Horowitz hate inappropriate

Two weeks ago, I picked up a copy of the Record and began reading an article on “mission to the Jews” leaflets placed in Holocaust books in Sawyer. As the student who originally found these leaflets two weeks prior and as a Jew, I appreciated the campus anger at the leaflets. These leaflets were not conventional hate speech, but carried with them a ghost of other hatreds usually distant from Williams College but not distant from my identity as a Jew.

Lower on the page, I noticed the ad by David Horowitz. Its racism and anti-Semitism enraged me. Racism, in its binary essentializations, always implies anti-Semitism and vice versa; the reification of “one side” reifies “the other.” When Horowitz writes of “Islam’s war against the infidels, the Arabs’ hatred of Jews,” he implies anti-Semitic claims. Horowitz’s ad is akin to the leaflets, perhaps worse; though not conventional hate speech, it drips with hatred and targets Muslim and Arab students and masquerades as politics.

The discussion on campus since then has distressed me. It has fomented the same kind of binary essentializations and hatreds that stink in Horowitz’s ad. Students have not appreciated the endless and irreducible humanity of students “on the other side.” They have reduced each other to the simplistic hatreds that feed Horowitz. They have not understood the very serious claims that “each side” has made.

Presumably, the Record would not print just any ad—it would not, I think, print an ad seeking to proselytize Jews by bringing up the Holocaust, and it would not print an ad that is libelous. But it printed Horowitz’s ad, implying not that the Record agrees with Horowitz’s message but rather that it does not see his message as violating the Record’s standards of decency (such as the paper’s categorical rejection of pornography). I think the ad’s racist and anti-Semitic implications violate the newspaper’s standards of decency and it should not have been printed.

As a reader, I have the duty to criticize the Record when I think it errs; and as editors, the staff of the Record has the duty to print what it wants. I respect my fellow students’ freedom to make choices, especially on an organizational level. That is not to say I think the Record should have printed the ad—I think it should have rejected the ad and instead written a news story headlined, “Horowitz targets Williams.”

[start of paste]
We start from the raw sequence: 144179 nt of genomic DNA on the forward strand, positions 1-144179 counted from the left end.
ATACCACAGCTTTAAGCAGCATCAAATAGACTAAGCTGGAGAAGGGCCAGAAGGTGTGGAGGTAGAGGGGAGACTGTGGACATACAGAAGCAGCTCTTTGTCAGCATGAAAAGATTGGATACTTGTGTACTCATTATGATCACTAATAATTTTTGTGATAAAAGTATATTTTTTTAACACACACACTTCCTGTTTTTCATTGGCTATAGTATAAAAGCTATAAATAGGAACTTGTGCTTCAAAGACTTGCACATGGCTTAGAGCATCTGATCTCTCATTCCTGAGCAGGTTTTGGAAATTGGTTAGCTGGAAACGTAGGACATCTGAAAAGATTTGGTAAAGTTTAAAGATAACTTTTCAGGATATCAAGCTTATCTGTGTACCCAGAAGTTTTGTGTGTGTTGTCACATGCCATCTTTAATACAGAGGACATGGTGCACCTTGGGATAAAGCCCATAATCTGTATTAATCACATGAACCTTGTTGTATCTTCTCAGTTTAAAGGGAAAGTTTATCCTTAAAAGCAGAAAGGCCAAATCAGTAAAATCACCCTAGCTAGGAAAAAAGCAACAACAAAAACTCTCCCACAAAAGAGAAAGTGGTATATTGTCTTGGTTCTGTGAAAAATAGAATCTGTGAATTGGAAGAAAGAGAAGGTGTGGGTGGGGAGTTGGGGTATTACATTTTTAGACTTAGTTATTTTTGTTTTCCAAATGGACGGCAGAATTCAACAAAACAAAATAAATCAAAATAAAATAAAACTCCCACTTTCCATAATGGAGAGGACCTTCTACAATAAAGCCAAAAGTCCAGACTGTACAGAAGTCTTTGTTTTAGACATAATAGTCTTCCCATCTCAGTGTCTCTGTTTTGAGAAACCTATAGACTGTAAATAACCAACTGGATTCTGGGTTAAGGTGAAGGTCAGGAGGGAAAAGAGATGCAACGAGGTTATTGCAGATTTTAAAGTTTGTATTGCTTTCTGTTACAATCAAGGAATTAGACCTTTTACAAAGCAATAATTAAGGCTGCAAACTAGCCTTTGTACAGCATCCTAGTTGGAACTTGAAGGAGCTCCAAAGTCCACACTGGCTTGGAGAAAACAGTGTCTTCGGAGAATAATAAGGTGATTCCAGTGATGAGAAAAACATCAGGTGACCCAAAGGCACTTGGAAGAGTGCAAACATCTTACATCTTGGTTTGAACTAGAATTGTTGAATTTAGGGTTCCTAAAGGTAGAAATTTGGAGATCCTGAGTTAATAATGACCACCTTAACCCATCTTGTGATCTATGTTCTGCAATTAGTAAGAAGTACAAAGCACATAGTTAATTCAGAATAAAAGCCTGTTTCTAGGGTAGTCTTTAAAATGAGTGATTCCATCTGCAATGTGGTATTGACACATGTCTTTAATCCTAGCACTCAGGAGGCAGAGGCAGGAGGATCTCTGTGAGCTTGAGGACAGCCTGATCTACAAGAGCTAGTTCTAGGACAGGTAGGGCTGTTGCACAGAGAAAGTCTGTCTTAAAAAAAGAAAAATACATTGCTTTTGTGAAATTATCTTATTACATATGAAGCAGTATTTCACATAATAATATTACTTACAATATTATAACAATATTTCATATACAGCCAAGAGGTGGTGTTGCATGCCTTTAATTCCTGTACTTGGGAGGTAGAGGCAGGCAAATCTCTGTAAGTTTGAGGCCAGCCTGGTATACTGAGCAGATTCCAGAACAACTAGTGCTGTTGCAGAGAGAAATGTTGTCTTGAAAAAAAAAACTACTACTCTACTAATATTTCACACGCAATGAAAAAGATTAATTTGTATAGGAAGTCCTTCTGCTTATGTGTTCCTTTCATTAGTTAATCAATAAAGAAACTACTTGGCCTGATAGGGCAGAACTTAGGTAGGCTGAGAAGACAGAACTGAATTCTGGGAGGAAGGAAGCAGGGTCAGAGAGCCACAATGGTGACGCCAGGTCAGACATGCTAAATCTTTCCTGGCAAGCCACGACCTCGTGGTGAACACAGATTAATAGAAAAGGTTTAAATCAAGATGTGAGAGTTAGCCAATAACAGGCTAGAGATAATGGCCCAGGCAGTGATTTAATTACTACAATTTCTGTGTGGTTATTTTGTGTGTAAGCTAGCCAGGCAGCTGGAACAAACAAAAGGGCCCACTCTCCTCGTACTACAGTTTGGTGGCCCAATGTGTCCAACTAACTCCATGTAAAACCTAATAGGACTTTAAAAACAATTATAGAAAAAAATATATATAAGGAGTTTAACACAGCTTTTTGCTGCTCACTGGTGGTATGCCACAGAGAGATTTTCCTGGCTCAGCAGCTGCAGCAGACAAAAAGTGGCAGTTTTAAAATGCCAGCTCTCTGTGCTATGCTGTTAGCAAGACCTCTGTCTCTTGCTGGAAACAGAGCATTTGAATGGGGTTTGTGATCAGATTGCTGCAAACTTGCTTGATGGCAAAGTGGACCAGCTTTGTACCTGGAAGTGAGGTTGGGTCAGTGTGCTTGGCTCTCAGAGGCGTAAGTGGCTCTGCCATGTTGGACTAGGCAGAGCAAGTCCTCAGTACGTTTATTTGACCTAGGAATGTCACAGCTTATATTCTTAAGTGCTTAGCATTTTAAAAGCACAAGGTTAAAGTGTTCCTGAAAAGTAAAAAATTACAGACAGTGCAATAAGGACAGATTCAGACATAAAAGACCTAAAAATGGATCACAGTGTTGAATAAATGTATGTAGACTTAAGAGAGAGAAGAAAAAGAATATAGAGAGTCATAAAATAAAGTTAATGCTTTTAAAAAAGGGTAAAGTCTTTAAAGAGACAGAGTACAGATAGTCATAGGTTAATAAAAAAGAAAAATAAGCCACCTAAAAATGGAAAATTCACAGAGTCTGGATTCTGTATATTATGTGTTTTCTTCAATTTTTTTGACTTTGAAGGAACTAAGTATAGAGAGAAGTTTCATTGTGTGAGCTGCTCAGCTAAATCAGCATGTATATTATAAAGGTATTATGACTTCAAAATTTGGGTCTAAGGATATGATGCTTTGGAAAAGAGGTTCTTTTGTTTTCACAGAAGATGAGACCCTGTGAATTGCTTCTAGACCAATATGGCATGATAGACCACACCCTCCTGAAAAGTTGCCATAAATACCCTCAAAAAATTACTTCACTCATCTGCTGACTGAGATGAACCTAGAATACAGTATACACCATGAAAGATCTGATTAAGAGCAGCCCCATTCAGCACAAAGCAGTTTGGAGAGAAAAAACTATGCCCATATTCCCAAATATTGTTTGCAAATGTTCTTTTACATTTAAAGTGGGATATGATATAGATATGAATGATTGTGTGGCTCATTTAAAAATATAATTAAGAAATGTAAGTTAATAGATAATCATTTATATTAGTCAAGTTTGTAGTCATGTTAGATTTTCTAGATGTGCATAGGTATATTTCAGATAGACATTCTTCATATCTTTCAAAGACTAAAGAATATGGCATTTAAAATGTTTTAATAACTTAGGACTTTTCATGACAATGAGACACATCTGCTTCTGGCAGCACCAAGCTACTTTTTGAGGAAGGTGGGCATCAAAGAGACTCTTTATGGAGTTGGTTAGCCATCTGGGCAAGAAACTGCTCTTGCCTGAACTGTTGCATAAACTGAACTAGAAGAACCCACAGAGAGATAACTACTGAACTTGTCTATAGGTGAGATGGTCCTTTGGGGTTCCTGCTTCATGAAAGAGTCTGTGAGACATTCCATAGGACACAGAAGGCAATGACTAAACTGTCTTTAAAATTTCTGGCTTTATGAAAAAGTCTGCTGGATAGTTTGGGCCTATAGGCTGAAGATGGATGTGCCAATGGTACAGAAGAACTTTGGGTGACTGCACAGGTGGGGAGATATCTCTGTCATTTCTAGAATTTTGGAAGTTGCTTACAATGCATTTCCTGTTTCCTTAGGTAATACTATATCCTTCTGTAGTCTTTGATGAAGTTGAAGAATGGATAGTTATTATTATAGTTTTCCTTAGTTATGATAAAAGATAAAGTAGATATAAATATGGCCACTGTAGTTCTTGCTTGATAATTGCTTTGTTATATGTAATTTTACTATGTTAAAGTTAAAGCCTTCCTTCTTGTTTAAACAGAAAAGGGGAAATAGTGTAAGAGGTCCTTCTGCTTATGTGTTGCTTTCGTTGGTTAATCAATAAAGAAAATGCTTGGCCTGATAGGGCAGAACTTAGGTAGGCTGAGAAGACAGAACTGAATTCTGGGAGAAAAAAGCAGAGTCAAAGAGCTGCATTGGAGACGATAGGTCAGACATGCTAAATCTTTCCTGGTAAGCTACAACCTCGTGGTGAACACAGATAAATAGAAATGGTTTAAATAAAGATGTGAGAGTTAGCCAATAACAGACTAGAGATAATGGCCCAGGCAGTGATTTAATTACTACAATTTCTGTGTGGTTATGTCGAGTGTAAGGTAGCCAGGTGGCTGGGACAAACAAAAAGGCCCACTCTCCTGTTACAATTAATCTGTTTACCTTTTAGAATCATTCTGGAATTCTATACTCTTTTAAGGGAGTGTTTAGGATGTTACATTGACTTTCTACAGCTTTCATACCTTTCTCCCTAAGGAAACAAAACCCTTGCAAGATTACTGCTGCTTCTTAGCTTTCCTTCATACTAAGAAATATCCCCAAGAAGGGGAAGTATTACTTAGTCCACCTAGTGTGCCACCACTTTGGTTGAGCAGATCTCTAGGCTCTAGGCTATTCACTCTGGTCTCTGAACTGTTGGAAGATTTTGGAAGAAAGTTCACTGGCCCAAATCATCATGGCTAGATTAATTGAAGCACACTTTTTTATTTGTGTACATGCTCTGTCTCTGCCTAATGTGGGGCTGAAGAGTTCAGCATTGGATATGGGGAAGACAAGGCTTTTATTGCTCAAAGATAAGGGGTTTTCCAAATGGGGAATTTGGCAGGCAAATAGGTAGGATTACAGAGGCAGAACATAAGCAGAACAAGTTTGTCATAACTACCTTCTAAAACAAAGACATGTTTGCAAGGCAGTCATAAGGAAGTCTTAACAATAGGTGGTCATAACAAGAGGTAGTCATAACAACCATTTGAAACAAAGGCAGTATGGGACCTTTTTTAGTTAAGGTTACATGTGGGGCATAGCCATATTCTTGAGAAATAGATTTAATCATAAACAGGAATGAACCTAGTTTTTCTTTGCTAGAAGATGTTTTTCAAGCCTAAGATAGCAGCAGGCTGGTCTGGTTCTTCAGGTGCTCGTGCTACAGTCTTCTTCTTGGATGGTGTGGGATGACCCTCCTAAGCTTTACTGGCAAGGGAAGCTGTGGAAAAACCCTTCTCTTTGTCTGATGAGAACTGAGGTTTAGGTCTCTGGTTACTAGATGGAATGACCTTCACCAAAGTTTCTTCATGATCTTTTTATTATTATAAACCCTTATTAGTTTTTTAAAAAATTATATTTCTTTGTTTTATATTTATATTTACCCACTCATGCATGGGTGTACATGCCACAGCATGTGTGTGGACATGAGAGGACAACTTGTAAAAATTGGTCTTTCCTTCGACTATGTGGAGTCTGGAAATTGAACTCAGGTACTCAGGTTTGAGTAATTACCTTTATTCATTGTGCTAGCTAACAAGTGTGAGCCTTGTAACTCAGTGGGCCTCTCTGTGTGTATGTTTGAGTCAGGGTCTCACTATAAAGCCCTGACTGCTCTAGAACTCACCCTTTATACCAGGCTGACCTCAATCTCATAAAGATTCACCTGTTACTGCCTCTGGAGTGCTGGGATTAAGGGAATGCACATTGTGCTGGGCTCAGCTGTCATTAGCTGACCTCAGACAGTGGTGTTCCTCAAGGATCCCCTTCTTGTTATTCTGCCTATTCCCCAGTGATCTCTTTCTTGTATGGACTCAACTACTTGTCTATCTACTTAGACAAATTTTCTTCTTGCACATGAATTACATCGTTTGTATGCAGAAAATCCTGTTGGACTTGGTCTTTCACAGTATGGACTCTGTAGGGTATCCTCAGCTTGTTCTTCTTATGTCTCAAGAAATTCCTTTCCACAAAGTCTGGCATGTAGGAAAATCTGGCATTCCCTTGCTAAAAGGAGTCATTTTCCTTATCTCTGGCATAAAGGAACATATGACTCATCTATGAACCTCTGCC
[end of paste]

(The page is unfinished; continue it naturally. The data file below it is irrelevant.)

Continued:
But now that the ad has been printed, we must remember that every student is both a student and a human, involved in constant and clumsy processes of self-development. We must respect each other’s passions, opinions, differences and mistakes. We must yearn to forgive.

We must consider the terrible situation Horowitz forced on the Record; he told them to choose between “censorship” and “hate speech.” We must consider the terrible situation Horowitz forced on Muslim and Arab students; he engaged in a racist polemic against them, and by implication against every student, and attempted to set them up as enemies of free speech. His sick goal is to create hatred among students, to foster fratricide and animosity. To quote a letter last week: “We will not play this game.” We students must remember the humanity of each other, the intimate otherness that caring interaction requires.

I propose a campus-wide letter to Horowitz’s magazine, accusing him of fomenting bigotry and hatred, a letter with a thousand signatures that represents the diversity of this school. I challenge Horowitz to print this letter that calls him on the hatred in his ad, hatred that is, to turn his language against him, “the Nazi virus revived.” If you want to be involved, e-mail me at 03esw.

Yet I do not think I will sleep easy. I am not certain that I have not just trampled over the humanity of even a fiend such as Horowitz.

If I hate Horowitz, if I see his repentance as impossible, then I ignore his humanity and become like him. I have little hope. But I have a plan for a letter.